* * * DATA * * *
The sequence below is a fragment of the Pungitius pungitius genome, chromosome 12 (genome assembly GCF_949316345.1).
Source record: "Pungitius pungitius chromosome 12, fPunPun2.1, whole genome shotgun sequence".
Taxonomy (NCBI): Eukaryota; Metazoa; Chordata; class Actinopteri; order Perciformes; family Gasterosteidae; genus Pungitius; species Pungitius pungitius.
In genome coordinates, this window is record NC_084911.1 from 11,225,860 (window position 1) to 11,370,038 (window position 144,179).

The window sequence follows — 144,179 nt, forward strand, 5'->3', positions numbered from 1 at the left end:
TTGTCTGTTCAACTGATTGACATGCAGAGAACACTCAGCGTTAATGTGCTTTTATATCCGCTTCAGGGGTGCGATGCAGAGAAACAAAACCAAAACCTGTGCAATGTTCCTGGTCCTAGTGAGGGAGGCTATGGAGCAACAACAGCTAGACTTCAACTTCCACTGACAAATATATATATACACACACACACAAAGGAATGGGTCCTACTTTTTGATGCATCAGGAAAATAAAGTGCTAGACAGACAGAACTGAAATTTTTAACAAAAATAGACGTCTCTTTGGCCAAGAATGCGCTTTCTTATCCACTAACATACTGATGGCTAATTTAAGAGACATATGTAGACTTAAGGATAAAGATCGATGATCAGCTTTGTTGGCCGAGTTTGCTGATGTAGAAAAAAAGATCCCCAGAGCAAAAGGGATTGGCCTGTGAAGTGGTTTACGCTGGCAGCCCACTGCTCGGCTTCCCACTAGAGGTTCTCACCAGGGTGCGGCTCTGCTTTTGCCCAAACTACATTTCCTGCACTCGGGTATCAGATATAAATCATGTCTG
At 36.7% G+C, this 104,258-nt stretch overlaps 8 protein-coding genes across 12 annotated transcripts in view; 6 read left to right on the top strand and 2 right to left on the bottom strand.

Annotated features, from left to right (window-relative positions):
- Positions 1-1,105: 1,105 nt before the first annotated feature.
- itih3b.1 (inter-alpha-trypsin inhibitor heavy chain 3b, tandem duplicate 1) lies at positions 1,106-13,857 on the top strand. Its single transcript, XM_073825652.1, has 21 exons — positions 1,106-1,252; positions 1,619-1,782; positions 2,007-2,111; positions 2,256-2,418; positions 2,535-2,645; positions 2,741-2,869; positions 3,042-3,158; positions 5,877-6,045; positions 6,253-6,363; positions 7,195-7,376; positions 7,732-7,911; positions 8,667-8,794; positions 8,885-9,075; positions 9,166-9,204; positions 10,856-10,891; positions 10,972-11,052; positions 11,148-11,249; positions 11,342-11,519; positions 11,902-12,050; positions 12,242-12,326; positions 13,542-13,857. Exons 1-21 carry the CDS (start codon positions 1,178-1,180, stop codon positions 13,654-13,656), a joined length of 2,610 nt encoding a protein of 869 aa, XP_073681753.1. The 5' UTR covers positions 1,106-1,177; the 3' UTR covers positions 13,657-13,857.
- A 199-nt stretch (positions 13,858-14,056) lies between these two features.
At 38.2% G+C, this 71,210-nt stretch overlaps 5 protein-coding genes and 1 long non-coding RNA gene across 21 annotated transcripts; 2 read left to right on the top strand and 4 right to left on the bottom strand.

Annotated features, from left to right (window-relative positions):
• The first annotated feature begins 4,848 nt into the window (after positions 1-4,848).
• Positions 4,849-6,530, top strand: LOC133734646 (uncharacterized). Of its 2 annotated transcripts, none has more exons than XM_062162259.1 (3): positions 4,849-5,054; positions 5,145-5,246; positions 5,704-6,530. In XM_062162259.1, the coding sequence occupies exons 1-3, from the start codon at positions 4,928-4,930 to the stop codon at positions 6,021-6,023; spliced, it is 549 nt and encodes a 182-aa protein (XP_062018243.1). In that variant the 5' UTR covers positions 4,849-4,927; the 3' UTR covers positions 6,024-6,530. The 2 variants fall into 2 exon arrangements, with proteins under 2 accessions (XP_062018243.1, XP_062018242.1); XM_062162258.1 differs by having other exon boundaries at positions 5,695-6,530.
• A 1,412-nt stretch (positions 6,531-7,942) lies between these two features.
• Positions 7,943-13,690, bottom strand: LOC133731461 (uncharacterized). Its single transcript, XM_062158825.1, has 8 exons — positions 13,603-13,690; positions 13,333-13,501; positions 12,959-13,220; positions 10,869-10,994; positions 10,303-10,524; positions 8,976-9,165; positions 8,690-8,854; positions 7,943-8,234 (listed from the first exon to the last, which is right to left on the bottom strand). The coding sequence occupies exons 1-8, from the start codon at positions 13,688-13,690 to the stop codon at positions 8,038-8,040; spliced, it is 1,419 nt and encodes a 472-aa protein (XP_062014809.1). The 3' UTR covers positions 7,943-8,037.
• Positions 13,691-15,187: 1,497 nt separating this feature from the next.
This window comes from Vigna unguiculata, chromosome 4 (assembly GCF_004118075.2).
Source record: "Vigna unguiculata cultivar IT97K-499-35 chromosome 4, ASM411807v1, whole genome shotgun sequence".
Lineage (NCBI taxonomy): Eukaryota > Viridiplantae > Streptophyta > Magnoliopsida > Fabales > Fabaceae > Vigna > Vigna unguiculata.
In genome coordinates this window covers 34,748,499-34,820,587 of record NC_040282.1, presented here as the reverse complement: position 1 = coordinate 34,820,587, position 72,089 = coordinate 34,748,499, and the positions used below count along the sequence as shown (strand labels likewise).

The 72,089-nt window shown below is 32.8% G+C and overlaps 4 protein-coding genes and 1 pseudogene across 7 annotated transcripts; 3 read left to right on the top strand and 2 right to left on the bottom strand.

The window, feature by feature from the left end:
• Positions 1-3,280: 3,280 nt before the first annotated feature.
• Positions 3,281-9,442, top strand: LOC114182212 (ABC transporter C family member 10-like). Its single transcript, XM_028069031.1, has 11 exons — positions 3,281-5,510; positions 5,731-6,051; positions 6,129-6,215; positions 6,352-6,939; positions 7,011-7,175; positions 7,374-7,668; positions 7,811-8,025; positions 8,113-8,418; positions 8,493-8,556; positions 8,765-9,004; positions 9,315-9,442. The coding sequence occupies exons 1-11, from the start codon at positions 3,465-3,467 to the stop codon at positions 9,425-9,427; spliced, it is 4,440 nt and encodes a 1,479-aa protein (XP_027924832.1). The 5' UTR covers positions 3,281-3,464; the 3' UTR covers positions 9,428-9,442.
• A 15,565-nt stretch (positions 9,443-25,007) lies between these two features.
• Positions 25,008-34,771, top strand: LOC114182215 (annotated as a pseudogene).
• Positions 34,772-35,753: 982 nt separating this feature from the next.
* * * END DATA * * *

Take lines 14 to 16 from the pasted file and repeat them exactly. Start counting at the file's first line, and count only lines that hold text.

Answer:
• The first annotated feature begins 4,848 nt into the window (after positions 1-4,848).
• Positions 4,849-6,530, top strand: LOC133734646 (uncharacterized). Of its 2 annotated transcripts, none has more exons than XM_062162259.1 (3): positions 4,849-5,054; positions 5,145-5,246; positions 5,704-6,530. In XM_062162259.1, the coding sequence occupies exons 1-3, from the start codon at positions 4,928-4,930 to the stop codon at positions 6,021-6,023; spliced, it is 549 nt and encodes a 182-aa protein (XP_062018243.1). In that variant the 5' UTR covers positions 4,849-4,927; the 3' UTR covers positions 6,024-6,530. The 2 variants fall into 2 exon arrangements, with proteins under 2 accessions (XP_062018243.1, XP_062018242.1); XM_062162258.1 differs by having other exon boundaries at positions 5,695-6,530.
• A 1,412-nt stretch (positions 6,531-7,942) lies between these two features.